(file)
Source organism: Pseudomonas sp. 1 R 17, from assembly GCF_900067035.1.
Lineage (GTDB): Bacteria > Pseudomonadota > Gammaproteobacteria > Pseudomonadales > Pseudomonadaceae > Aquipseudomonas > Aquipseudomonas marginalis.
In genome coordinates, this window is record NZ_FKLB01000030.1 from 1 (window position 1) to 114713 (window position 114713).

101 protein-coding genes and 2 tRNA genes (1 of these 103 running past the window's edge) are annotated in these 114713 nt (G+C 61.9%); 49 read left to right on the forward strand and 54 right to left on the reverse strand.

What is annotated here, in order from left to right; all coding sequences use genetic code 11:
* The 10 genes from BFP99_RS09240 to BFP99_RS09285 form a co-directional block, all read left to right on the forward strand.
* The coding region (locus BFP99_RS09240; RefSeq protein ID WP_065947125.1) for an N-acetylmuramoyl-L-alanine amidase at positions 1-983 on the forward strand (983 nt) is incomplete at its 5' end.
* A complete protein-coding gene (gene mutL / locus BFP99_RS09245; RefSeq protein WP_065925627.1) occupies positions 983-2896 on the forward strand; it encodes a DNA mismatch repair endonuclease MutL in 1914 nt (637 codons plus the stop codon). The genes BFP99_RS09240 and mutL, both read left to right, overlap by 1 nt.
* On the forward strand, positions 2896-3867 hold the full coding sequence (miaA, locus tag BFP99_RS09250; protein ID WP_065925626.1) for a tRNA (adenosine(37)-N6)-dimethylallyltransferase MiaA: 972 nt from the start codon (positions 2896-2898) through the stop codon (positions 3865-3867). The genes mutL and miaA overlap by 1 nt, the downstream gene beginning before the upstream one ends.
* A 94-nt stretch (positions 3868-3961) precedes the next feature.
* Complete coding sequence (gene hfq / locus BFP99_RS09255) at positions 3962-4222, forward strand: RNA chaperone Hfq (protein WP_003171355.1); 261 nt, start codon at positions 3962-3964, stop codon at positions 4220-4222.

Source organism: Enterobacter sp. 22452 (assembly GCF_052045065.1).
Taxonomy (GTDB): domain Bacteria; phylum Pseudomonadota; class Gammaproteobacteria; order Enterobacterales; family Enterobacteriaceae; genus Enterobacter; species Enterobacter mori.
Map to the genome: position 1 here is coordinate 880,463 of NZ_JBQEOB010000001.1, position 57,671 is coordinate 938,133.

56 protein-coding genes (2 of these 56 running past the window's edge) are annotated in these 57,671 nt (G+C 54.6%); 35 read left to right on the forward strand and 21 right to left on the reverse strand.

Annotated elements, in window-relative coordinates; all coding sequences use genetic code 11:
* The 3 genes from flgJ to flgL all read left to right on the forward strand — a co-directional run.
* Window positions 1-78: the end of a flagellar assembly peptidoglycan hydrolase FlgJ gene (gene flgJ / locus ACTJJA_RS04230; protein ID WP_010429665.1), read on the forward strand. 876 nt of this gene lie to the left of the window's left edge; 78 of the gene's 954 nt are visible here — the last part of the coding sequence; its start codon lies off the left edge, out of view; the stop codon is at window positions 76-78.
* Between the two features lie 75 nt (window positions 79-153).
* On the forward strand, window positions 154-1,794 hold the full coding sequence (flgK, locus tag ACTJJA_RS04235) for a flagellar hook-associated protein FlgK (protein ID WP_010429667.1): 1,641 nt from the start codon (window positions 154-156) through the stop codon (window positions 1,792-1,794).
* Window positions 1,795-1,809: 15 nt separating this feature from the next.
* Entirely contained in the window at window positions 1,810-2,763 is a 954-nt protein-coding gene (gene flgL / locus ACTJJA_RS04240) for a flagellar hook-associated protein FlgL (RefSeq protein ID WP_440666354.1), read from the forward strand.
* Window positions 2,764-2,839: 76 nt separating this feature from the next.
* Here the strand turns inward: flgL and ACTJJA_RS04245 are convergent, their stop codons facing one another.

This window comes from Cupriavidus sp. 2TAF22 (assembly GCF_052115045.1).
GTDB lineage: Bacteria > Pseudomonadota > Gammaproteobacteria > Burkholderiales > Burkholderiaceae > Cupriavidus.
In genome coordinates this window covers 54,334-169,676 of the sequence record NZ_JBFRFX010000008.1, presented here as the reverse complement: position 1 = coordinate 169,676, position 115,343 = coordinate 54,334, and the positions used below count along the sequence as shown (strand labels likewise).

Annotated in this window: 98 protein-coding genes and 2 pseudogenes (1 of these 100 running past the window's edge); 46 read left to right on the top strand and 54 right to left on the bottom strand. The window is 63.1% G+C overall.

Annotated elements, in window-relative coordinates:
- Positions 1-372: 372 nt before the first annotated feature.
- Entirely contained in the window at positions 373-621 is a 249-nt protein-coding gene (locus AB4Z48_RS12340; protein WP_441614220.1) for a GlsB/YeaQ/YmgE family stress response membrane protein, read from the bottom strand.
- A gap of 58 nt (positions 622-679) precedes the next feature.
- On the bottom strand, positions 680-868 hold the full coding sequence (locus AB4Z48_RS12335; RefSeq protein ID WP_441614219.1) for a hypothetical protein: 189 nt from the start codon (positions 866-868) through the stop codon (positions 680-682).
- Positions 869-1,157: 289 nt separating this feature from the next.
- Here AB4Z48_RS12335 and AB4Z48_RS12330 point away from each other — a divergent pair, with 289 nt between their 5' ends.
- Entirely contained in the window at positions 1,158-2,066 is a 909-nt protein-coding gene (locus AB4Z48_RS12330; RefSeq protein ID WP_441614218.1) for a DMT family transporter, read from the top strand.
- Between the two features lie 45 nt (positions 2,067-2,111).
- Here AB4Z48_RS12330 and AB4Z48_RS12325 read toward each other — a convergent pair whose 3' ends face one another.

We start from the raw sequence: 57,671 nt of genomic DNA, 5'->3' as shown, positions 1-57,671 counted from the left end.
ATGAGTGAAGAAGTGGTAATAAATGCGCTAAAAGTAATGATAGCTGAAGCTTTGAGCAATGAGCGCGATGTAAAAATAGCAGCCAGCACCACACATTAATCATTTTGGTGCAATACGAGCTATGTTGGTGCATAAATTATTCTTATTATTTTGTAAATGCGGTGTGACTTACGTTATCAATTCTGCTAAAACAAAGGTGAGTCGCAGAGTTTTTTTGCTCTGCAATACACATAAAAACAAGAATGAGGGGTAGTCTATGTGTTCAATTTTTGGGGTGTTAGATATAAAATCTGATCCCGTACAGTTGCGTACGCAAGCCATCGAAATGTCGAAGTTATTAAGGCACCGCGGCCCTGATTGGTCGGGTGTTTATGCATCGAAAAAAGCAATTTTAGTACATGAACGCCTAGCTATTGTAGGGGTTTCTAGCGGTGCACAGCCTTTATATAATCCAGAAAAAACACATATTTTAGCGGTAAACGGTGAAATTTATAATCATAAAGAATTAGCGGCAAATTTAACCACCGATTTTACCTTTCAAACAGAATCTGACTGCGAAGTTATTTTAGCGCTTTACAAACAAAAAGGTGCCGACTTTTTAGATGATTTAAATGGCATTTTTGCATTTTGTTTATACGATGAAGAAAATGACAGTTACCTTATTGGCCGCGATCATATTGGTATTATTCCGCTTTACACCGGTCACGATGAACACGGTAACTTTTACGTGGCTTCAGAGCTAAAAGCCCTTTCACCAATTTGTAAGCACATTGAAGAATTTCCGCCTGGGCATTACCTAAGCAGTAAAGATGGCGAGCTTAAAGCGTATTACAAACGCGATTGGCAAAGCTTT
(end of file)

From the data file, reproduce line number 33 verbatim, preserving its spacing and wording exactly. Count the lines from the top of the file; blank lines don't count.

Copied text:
- On the bottom strand, positions 680-868 hold the full coding sequence (locus AB4Z48_RS12335; RefSeq protein ID WP_441614219.1) for a hypothetical protein: 189 nt from the start codon (positions 866-868) through the stop codon (positions 680-682).